Chicory Endive (°1914, Hollywood) creates mixed media artworks, performances, installations and films. By contesting the division between the realm of memory and the realm of experience, Endive formalizes the coincidental and emphasizes the conscious process of composition that is behind the seemingly random works. The thought processes, which are supposedly private, highly subjective and unfiltered in their references to dream worlds, are frequently revealed as assemblages.
Her mixed media artworks doesn’t reference recognisable form. The results are deconstructed to the extent that meaning is shifted and possible interpretation becomes multifaceted. By experimenting with aleatoric processes, she tries to create works in which the actual event still has to take place or just has ended: moments evocative of atmosphere and suspense that are not part of a narrative thread. The drama unfolds elsewhere while the build-up of tension is frozen to become the memory of an event that will never take place.
Her works demonstrate how life extends beyond its own subjective limits and often tells a story about the effects of global cultural interaction over the latter half of the twentieth century. It challenges the binaries we continually reconstruct between Self and Other, between our own ‘cannibal’ and ‘civilized’ selves. By putting the viewer on the wrong track, she absorbs the tradition of remembrance art into daily practice. This personal follow-up and revival of a past tradition is important as an act of meditation.
Her collected, altered and own works are being confronted as aesthetically resilient, thematically interrelated material for memory and projection. The possible seems true and the truth exists, but it has many faces, as Hanna Arendt cites from Franz Kafka. By applying a poetic and often metaphorical language, she finds that movement reveals an inherent awkwardness, a humour that echoes our own vulnerabilities. The artist also considers movement as a metaphor for the ever-seeking man who experiences a continuous loss.
Her works are given improper functions: significations are inversed and form and content merge. Shapes are dissociated from their original meaning, by which the system in which they normally function is exposed. Initially unambiguous meanings are shattered and disseminate endlessly. By demonstrating the omnipresent lingering of a ‘corporate world’, her works references post-colonial theory as well as the avant-garde or the post-modern and the left-wing democratic movement as a form of resistance against the logic of the capitalist market system.
Her works appear as dreamlike images in which fiction and reality meet, well-known tropes merge, meanings shift, past and present fuse. Time and memory always play a key role. By using an ever-growing archive of found documents to create autonomous artworks, she creates intense personal moments masterfully created by means of rules and omissions, acceptance and refusal, luring the viewer round and round in circles.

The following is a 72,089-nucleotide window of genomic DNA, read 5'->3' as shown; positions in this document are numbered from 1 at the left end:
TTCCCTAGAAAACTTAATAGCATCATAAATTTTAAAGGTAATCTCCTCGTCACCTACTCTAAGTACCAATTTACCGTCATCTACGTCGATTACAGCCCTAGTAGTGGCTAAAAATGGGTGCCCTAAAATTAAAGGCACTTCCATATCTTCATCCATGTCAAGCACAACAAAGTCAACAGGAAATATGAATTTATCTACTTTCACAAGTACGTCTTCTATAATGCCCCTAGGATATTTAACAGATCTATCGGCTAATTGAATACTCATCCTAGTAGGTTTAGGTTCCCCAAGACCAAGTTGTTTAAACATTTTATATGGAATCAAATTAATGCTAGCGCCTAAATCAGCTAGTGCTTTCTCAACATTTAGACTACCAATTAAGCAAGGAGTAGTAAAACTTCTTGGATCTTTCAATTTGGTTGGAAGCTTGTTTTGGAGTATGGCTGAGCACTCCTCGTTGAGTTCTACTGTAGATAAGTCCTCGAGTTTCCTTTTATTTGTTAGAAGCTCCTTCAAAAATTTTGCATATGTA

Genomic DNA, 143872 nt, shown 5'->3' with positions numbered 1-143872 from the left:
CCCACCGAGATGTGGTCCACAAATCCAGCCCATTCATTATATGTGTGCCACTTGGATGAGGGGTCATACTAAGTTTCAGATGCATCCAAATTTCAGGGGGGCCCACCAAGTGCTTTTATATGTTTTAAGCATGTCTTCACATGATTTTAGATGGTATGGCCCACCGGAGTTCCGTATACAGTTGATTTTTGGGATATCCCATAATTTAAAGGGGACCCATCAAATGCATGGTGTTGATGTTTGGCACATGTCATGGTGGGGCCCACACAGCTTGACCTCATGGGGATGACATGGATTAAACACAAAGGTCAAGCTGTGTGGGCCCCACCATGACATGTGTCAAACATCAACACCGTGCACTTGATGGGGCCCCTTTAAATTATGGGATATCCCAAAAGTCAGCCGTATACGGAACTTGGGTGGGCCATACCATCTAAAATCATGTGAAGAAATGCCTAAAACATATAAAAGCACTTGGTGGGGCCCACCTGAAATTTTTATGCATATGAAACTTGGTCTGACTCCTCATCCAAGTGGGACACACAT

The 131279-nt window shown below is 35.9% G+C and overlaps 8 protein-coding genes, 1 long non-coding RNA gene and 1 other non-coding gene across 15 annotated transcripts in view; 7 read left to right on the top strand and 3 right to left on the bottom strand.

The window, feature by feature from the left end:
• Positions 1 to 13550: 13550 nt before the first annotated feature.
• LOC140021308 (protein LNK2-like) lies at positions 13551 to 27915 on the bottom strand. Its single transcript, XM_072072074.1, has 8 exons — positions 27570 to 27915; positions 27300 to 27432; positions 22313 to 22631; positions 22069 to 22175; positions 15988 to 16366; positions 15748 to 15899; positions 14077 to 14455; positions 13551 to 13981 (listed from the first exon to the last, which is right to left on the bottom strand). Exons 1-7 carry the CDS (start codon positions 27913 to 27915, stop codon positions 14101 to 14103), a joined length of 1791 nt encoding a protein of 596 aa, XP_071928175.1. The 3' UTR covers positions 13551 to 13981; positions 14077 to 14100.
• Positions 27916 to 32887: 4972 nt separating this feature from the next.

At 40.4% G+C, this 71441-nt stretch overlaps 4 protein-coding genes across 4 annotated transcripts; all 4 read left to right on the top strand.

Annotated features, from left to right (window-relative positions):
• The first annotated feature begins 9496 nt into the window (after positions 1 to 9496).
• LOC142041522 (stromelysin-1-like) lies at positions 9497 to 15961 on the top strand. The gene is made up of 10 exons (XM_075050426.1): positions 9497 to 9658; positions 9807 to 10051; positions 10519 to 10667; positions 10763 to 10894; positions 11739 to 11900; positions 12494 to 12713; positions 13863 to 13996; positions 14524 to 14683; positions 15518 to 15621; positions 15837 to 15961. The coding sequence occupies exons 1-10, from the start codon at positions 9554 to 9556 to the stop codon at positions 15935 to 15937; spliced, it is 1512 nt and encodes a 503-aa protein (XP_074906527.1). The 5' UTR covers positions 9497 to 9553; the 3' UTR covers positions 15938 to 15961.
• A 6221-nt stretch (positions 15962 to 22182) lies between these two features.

Her works feature coincidental, accidental and unexpected connections which make it possible to revise art history and, even better, to complement it. Combining unrelated aspects lead to surprising analogies. By applying abstraction, she wants to amplify the astonishment of the spectator by creating compositions or settings that generate tranquil poetic images that leave traces and balances on the edge of recognition and alienation.
Her works isolate the movements of humans and/or objects. By doing so, new sequences are created which reveal an inseparable relationship between motion and sound. By questioning the concept of movement, she reflects on the closely related subjects of archive and memory. This often results in an examination of both the human need for ‘conclusive’ stories and the question whether anecdotes ‘fictionalise’ history.
Her works are an investigation of concepts such as authenticity and objectivity by using an encyclopaedic approach and quasi-scientific precision and by referencing documentaries, ‘fact-fiction’ and popular scientific equivalents. Chicory Endive currently lives and works in Los Angeles.
Wooster Goobs #he Exhibitions, Further Complicates The Reception Of Their Manifold Layers Of Meaning. By Emphasising Aesthetics, He Seduces The Viewer Into A World Of Ongoing Equilibrium And The Interval That Articulates The Stream Of Daily Events. Moments Are Depicted That Only Exist To Punctuate The Human Drama In Order To Clarify Our Existence And To Find Poetic Meaning In Everyday Life.
His Works Are Saturated With Obviousness, Mental Inertia, Clichés And Bad Jokes. They Question The Coerciveness That Is Derived From The More Profound Meaning And The Superficial Aesthetic Appearance Of An Image. By Parodying Mass Media By Exaggerating Certain Formal Aspects Inherent To Our Contemporary Society, He Tries To Create Works In Which The Actual Event Still Has To Take Place Or Just Has Ended: Moments Evocative Of Atmosphere And Suspense That Are Not Part Of A Narrative Thread. The Drama Unfolds Elsewhere While The Build-up Of Tension Is Frozen To Become The Memory Of An Event That Will Never Take Place.
His Works Are Given Improper Functions: Significations Are Inversed And Form And Content Merge. Shapes Are Dissociated From Their Original Meaning, By Which The System In Which They Normally Function Is Exposed. Initially Unambiguous Meanings Are Shattered And Disseminate Endlessly. Goobs Wooster Currently Lives And Works In Solvang.## %# Rosado Mike